As adults, we know a child is safe in our home. However, they don’t feel safe. There are things we did frequently in the beginning with our kids. We had food readily accessible and just required that they ask first to help with food issues. We took them with us to lock doors and windows and test them. We had a huge felt safety win the other day. Two of our kiddos are extremely hypervigilant and fearful about going to sleep. One had been expressing some more increased fear lately and kept going around the house in the middle of the night turning all the lights on just to cross the hall to the bathroom. We picked up a new night light for the child’s bedroom (a cool one with 2 LED images of a butterfly that interchange). The hugs and excitement that followed me plugging it in were nothing compared to the comment I heard from the hallway as I looked back and saw the child sitting Indian style in front of the light admiring it. “I told you and Dad I was scared of the dark, and you got me this!” I declare that a win!
- Evidence That the Child Lives in the Home
I have heard from many former foster youth that they desperately wanted to feel they belonged, but it was hard surrounded by the biological family’s belongings and pictures. A snapshot or school photo of the child in a frame on the mantle or a picture of them with your family by their bedside gives them a sense of belonging that can greatly impact them. Dalton went gaga over a picture of himself with Darren’s dad that we framed and put in his room. He still treasures it years later. Early on in her time in our home, Jasmine made a chalk drawing of an apple at school that all the teachers, staff, and parents just loved and were quick to tell us about when we visited the school. It was framed and put up in our living room as soon as they stopped displaying it at the school. It hangs in the kitchen of our new home. Cody and Matthew’s room has always contained pictures of them with their biological siblings. Any time we can frame a picture of the kids with birth family, we put them up for them to see.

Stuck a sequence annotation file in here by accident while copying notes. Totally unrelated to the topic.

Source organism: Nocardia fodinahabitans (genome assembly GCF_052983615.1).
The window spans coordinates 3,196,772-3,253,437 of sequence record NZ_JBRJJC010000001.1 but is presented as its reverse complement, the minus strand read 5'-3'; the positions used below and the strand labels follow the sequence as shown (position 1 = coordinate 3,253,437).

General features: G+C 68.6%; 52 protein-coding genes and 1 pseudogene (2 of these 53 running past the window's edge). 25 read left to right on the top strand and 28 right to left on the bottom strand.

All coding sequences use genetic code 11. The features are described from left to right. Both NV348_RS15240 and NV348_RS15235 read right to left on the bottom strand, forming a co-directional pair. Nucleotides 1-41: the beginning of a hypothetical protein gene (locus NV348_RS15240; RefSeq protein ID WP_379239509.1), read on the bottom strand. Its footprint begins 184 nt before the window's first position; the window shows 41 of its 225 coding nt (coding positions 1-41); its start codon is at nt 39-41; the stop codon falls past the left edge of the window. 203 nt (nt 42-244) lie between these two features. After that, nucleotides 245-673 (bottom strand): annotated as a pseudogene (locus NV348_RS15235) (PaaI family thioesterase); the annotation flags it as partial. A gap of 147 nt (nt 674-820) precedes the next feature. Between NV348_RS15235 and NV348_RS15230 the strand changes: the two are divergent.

There are small, inexpensive ways to make personalizations for your home for a temporary placement, and more expensive ways to make them at home once you know they’re there to stay. I picked up inexpensive wooden letters with the kids initials to hang over their towels in the bathroom. My in-laws picked them up inexpensive room signs with their names. Jasmine picked out Spongebob sheets and curtains for a long while. It was a way to make the room hers without permanently changing things that another placement may not like.